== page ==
(Source: flawlessvevo)

mediamattersforamerica:

"Let men be men": Fox hosts eagerly agreed with the NY Post article that claimed “catcalls are flattering.” 

A few more gems from this segment

  • "They mean it in a nice way."
  • "It’s nice to get compliments."
  • "As long as you don’t come within arms length, it’s fine."

But for many women, catcalls are humiliating and degrading. Some blame themselves, wondering what they could have done differently to prevent it. And the consequences can considerably affect a person’s social behavior and habits, as women report they avoid eye contact and walking alone in public, or change their outfits or routes to avoid harassment.”  

In reality, this is no small problem. According to Stop Street Harassment, “at least 65% of women have experienced catcalls, leers, and unwanted sexual propositions,” disproportionately affecting those with low incomes, women of color, and the LGBTQ community. And while there are federal laws protecting women from workplace harassment, street harassment is addressed on a state-by-state basis.

Let’s bring some voices of reason into this discussion:

Natalie DiBlasio, USA TODAY:

Catcalling does not mean you are beautiful, smart, strong or interesting. Catcalling means a stranger values you so little he doesn’t care if he makes you feel uncomfortable or threatened.

Margaret Eby, Brooklyn Magazine:

Catcalling is about control, not about your cute shorts. It’s an assertion that women are just visitors in a male space, there to be assessed by appearance and summarily dismissed or flirted with.

Ashley Ross, TIME:

To legitimize catcalling is to give voice to those who don’t deserve it: the man who told me he wanted to perform oral sex on me, the man who said he wanted it the other way around and the man who said he could have me if he wanted me.

The dehumanizing culture of catcalling must stop, but conservative media outlets like Fox aren’t helping. It’s up to us all to educate ourselves about the harms of harassment, so that women can truly be free in the streets of America.

raygorartshit:

Bisexual Frustration: Everyone is Hot and I’m Really Bad at Handling It - my autobiography

raygorartshit:

Bisexual Frustration: Everyone is Hot and I’m Really Bad at Handling It - my autobiography

bogleech:

florafaunagifs:

Leaf bug (Phyllium giganteum)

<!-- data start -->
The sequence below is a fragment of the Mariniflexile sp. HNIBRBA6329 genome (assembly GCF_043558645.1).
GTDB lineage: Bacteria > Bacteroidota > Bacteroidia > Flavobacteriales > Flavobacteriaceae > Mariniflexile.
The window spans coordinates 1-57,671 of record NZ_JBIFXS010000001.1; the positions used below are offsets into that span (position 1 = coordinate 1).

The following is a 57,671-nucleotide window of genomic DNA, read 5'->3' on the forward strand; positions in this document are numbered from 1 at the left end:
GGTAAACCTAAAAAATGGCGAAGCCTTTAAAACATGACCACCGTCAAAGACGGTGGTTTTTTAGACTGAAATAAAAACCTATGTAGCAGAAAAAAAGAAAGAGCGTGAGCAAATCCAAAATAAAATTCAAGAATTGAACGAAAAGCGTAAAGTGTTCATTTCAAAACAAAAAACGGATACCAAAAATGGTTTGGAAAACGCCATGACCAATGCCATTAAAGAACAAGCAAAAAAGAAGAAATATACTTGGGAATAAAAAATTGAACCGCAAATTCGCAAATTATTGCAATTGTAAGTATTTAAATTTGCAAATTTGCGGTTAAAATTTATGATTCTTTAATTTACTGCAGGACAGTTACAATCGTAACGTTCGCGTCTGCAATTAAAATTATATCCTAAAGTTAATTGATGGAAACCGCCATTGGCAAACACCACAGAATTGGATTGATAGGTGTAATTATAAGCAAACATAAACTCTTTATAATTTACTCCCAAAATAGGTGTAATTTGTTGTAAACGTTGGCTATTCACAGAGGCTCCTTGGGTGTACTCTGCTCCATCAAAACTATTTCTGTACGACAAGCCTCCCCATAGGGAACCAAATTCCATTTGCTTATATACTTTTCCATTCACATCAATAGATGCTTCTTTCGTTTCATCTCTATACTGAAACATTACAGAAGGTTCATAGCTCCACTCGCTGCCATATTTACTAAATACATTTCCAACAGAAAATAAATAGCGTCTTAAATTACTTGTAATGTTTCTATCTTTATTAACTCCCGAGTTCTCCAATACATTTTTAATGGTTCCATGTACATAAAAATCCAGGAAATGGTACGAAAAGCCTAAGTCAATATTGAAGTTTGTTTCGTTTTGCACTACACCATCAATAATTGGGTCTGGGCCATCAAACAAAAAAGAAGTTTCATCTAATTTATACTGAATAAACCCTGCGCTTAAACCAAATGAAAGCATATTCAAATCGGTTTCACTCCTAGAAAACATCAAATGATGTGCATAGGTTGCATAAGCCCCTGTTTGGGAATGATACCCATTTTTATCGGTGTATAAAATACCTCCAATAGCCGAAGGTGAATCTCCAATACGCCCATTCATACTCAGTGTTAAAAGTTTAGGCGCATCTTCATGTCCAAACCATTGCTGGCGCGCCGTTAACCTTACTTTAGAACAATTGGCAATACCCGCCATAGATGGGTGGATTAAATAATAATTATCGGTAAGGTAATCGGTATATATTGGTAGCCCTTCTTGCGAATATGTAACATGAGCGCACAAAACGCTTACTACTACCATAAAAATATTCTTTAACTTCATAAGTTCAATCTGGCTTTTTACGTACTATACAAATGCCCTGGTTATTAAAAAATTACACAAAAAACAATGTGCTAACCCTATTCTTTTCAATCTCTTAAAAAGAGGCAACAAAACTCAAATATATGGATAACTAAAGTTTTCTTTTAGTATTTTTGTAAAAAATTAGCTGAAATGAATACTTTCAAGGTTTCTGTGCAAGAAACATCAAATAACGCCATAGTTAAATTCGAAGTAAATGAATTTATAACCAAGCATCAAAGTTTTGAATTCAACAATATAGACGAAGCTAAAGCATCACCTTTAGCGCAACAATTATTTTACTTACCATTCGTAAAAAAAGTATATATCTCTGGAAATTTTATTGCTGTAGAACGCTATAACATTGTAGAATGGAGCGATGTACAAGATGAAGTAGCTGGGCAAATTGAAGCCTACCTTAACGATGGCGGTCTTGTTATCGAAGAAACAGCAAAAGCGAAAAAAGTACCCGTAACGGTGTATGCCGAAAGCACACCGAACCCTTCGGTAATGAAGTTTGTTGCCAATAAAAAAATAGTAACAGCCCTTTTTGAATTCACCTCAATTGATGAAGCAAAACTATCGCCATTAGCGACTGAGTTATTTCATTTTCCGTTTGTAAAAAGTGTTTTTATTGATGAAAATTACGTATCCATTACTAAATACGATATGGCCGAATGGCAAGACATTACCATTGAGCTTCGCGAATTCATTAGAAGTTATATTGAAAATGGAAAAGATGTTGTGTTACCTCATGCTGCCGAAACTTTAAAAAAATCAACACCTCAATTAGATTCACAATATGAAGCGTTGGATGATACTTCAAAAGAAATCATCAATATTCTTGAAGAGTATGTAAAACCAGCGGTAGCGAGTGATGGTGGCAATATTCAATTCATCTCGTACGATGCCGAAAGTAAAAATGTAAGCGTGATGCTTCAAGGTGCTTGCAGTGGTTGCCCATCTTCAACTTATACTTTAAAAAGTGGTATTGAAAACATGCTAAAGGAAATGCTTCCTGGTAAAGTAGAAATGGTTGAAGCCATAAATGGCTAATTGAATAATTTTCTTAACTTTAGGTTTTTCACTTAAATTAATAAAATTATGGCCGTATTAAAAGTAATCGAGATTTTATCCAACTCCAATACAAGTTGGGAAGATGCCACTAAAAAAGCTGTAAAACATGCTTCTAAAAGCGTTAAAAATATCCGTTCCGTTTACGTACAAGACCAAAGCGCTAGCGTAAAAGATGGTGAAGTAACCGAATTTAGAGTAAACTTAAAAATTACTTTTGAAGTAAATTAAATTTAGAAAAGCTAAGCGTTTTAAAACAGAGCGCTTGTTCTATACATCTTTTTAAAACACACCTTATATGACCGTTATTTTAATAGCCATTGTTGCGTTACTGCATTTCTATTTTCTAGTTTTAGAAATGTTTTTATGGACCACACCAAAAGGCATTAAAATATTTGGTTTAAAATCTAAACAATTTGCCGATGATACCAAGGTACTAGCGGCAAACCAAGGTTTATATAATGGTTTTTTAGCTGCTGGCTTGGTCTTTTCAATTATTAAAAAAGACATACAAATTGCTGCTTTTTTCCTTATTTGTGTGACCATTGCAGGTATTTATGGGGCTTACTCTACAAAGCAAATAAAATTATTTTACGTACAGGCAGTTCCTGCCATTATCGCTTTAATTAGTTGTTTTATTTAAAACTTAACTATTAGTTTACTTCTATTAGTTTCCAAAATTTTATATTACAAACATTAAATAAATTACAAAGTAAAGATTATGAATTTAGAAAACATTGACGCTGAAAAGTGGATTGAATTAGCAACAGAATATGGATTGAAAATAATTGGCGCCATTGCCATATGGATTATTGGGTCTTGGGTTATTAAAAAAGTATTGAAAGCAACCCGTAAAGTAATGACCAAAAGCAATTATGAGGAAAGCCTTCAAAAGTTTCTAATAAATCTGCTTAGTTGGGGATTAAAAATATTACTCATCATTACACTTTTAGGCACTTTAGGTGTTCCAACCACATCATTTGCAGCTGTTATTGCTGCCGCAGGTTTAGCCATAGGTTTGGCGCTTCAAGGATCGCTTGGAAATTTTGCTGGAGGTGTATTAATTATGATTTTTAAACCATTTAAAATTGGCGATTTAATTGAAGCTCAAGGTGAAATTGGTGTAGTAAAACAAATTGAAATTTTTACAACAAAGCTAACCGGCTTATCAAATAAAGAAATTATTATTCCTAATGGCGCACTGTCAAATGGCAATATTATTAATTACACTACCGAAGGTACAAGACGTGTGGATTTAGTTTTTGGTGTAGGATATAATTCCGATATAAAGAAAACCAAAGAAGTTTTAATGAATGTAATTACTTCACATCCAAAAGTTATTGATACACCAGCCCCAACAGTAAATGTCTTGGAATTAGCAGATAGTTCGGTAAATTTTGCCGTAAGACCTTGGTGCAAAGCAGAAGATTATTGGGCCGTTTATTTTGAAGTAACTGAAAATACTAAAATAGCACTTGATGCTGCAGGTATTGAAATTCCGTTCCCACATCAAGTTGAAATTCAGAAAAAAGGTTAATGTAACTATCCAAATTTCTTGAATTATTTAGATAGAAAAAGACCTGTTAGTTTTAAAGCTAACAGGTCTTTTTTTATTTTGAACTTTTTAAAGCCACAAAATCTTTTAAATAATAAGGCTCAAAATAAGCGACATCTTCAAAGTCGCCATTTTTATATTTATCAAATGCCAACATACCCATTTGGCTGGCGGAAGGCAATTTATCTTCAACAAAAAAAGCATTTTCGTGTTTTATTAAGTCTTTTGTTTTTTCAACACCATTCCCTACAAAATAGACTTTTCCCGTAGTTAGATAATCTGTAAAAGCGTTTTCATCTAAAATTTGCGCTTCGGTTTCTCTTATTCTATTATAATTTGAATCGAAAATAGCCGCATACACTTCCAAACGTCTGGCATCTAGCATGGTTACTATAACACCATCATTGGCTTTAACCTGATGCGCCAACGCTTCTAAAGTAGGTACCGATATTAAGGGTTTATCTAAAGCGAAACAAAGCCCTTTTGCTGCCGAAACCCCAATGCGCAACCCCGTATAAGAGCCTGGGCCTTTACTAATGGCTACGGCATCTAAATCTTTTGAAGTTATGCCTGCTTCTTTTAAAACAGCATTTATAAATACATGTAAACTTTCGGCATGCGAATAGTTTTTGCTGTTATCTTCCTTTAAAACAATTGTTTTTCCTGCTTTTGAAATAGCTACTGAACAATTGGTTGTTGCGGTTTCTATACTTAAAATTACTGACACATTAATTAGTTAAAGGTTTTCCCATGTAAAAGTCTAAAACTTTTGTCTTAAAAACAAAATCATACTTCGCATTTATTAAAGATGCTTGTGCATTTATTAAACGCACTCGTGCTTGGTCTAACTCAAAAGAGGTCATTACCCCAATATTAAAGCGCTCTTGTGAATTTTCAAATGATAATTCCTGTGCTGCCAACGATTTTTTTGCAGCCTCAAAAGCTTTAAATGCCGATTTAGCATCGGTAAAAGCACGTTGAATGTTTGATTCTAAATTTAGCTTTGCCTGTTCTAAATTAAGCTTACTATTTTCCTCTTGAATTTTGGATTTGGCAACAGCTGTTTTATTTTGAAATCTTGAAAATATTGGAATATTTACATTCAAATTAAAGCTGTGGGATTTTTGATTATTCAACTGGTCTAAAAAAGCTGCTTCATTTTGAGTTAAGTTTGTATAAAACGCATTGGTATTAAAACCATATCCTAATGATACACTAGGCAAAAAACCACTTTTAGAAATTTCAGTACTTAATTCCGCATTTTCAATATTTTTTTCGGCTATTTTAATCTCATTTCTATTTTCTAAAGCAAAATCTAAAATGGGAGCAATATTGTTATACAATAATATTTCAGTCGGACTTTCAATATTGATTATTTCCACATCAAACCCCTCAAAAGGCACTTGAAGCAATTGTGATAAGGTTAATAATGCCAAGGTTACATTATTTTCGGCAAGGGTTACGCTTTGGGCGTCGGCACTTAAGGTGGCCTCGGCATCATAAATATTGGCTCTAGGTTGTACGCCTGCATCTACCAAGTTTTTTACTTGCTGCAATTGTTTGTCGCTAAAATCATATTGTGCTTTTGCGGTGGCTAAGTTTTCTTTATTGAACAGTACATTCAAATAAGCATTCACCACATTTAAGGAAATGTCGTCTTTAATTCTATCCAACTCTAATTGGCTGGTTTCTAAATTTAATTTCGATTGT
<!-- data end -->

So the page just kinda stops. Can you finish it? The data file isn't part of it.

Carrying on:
The constant wobbling as they move is a part of their disguise, making it seem as though the “leaf” is only moving because of a light breeze.

If you blow on one it will also shake around in the hopes of matching any actual surrounding leaves

#bugs

#bugs

fishingboatproceeds:

I don’t really understand how that is a question up for discussion on television news. I mean, even putting aside the gajillion ways that white people are privileged by, for instance, being able to think that whiteness is “normal,” studying world history from Eurocentric perspectives,  and etc etc:
- White people are less likely to be arrested for the same crime than black people, and black people serve longer (much longer!) sentences than white people.
- Marijuana use is similar among black and white populations in the U.S., but young African Americans are more than THREE TIMES more likely to be arrested for marijuana possession or use than white Americans. 
- Racial bias in hiring in the U.S. is well-documented and persistent.
- African American students are far more likely to be punished in schools, even though they are not much more likely to break school rules than their white peers.
- Even after accounting for reasons like education disparity, geographical distribution, and occupation, there is a persistent wage gap: White people make are paid more than African Americans due to racial discrimination. 
- White people in the U.S. on average have lower mortgage rates than African Americans.
White privilege is a fact of every facet of American life. I realize I’m mostly preaching to the choir here, but this is not a political issue or a subject for debate. It is well-documented and irrefutable.

fishingboatproceeds:

I don’t really understand how that is a question up for discussion on television news. I mean, even putting aside the gajillion ways that white people are privileged by, for instance, being able to think that whiteness is “normal,” studying world history from Eurocentric perspectives,  and etc etc:

- White people are less likely to be arrested for the same crime than black people, and black people serve longer (much longer!) sentences than white people.

- Marijuana use is similar among black and white populations in the U.S., but young African Americans are more than THREE TIMES more likely to be arrested for marijuana possession or use than white Americans. 

- Racial bias in hiring in the U.S. is well-documented and persistent.

- African American students are far more likely to be punished in schools, even though they are not much more likely to break school rules than their white peers.

- Even after accounting for reasons like education disparity, geographical distribution, and occupation, there is a persistent wage gap: White people make are paid more than African Americans due to racial discrimination. 

- White people in the U.S. on average have lower mortgage rates than African Americans.

White privilege is a fact of every facet of American life. I realize I’m mostly preaching to the choir here, but this is not a political issue or a subject for debate. It is well-documented and irrefutable.

(Source: twitter.com)

““White knighting” is a pejorative term bigots use to undermine such actions from men who are using their voices for support, not for condemnation and misogyny. Bigots use it to claim men are supporting women in the hopes of sleeping with women. Because, apparently, that’s the only reason you would ever want to treat someone as a person.”
ninjabrians:

YELLS LOUDLY BC ARIN

ninjabrians:

YELLS LOUDLY BC ARIN